So why can’t I deal with it?
And then, a few weeks ago, I had a sudden moment of clarity. It happened in the group life coaching I attend weekly. We do a brief check in at the beginning. A girl, I’ll call her Kate, just mentioned when it came to her turn how much the life coaching and the various support services had helped her to learn how to manage her feelings and, in turn, her life. She just dropped it in, in rather a blase way, that she had been raped. The way she said it made it clear that it was a past event that was dealt with and put to bed. Which got me started with this train of thought. Why is my rape not dealt with.? Why can’t I announce it like that? Why is it the one thing I can’t be truly honest and open about?
Because, the answer came to me, I am ashamed and I am embarrassed.
I tried to put into words my new understanding to my partner the next day. Why can I not be as brave as Kate and just declare it with no shame? His response was that I don’t want to be identifying myself as a victim. And this got me thinking even more.
Why am I worrying about how it makes me look when it’s not something I had any say in, it’s something I had no responsibility for?
I’m carrying all this shame about something that was done to me. I’m shouldering the blame for somebody else’s decision to ignore word “stop” and beating myself up for failing to change his mind.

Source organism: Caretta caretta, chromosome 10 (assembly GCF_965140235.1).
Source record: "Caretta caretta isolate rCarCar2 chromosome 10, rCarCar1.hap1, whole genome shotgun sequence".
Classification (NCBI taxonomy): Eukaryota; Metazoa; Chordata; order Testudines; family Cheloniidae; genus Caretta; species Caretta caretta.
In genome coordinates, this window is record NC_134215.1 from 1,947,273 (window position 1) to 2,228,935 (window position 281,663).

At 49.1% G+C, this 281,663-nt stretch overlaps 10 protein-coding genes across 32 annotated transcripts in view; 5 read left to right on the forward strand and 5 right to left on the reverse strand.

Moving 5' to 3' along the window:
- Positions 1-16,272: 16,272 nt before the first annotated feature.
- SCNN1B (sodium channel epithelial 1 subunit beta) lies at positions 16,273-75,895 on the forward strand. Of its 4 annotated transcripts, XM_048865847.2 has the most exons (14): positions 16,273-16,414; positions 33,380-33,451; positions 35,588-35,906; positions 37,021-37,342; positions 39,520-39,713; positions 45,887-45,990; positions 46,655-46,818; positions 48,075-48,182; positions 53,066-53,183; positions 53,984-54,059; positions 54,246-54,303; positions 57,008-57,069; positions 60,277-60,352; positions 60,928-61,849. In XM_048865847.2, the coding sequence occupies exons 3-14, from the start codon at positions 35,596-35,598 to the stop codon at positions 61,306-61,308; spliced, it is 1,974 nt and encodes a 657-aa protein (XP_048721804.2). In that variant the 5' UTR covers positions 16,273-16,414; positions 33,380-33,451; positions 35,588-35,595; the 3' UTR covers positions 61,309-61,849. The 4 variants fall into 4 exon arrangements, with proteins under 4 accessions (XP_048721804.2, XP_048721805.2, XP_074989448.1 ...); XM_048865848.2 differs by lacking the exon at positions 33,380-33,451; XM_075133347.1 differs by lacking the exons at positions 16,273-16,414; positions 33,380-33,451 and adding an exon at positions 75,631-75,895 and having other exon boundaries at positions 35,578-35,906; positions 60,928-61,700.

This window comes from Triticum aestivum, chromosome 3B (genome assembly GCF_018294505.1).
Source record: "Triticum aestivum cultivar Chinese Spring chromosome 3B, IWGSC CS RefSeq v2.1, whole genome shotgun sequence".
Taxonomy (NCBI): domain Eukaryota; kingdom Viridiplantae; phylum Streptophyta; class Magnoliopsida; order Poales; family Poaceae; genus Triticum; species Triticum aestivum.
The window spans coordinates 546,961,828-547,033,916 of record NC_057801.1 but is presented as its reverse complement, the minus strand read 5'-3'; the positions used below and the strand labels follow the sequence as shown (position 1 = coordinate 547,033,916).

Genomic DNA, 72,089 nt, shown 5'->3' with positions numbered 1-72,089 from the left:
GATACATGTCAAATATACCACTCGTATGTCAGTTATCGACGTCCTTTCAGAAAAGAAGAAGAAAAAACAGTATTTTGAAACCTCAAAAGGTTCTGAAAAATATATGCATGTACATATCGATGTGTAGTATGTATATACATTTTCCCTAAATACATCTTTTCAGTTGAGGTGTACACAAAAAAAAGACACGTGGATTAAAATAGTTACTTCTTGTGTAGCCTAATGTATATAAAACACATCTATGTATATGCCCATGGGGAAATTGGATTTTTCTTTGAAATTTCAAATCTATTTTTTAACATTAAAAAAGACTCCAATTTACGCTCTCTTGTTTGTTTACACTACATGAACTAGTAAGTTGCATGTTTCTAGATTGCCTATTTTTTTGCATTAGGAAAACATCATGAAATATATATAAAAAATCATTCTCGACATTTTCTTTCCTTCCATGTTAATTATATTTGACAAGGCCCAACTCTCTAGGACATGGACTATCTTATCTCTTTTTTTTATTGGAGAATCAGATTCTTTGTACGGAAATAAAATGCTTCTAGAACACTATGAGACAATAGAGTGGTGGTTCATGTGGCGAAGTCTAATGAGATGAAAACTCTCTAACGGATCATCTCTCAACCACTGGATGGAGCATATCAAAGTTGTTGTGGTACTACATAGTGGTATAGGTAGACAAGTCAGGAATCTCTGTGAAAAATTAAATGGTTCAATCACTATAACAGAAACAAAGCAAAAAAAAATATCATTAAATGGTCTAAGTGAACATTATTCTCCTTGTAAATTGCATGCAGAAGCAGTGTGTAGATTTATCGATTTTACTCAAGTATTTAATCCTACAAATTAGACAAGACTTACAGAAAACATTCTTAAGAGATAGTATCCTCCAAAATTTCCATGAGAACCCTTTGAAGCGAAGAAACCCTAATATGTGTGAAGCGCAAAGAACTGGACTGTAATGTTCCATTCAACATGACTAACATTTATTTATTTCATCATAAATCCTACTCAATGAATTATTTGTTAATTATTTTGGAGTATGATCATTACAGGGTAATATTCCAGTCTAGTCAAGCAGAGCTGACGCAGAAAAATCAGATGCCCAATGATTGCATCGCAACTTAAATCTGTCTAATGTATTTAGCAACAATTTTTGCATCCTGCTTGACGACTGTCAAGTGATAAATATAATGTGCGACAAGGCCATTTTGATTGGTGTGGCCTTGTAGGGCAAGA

To hear Kate so matter of factly saying “I got raped and struggled to get my head together for a while,” was the catalyst for a huge awakening for me. It seems such a small, simple thing:
“It wasn’t my fault”
And yet it’s taken me 13 years to come to that conclusion. I’m not suddenly ‘over it’, how could I be after battering myself with it for so long? But I understand now why such a painful memory has been walled off and hidden for all this time when other traumatic emotional events that also caused me to feel guilty and ashamed, such as being unable to care for my children and their removal to a family member, or the death by heroin overdose of my best friend and my subsequent arrest, have been plucked out of my head, thrust into the light, discussed and dissected with several friends and professionals throughout the years, until reaching the point where I can think about it and feel the sadness without the onset of anxiety that inevitably leads to me tearing myself apart with one destructive behaviour or another.
So although it will take some time and effort on my part, I can’t help but feel positive about this small break through. Having read up on it, I now know that it is extremely common for people who have been raped to feel this way. Most of us feel that we could have, should have, done something to prevent the attack. Why didn’t I look into this years ago?! By closing myself off to any chance of support, i have been dragging out my suffering all these years. I’ve been letting him win! Well, no more.
Now that I have been able to find the root of the disturbance that the memory of my rape causes me, I can start to come to terms with it and move forwards a little lighter in my heart. One person’s actions don’t define who I am. I know I can overcome what somebody else did to to me and I know that my journey of recovery from addiction has just been made a little easier to travel because of this knowledge.
And, of course, I would not have been in the right place, emotionally and mentally, to have come to these conclusions, to have taken the rape out of its box and had a good look at why it was still messing me up, if not for the life coaching and the Smart Recovery meetings, provided by The Hidden Homeless. It is thanks to that support in working on myself that I have come this far and feel ready to confront my remaining demons.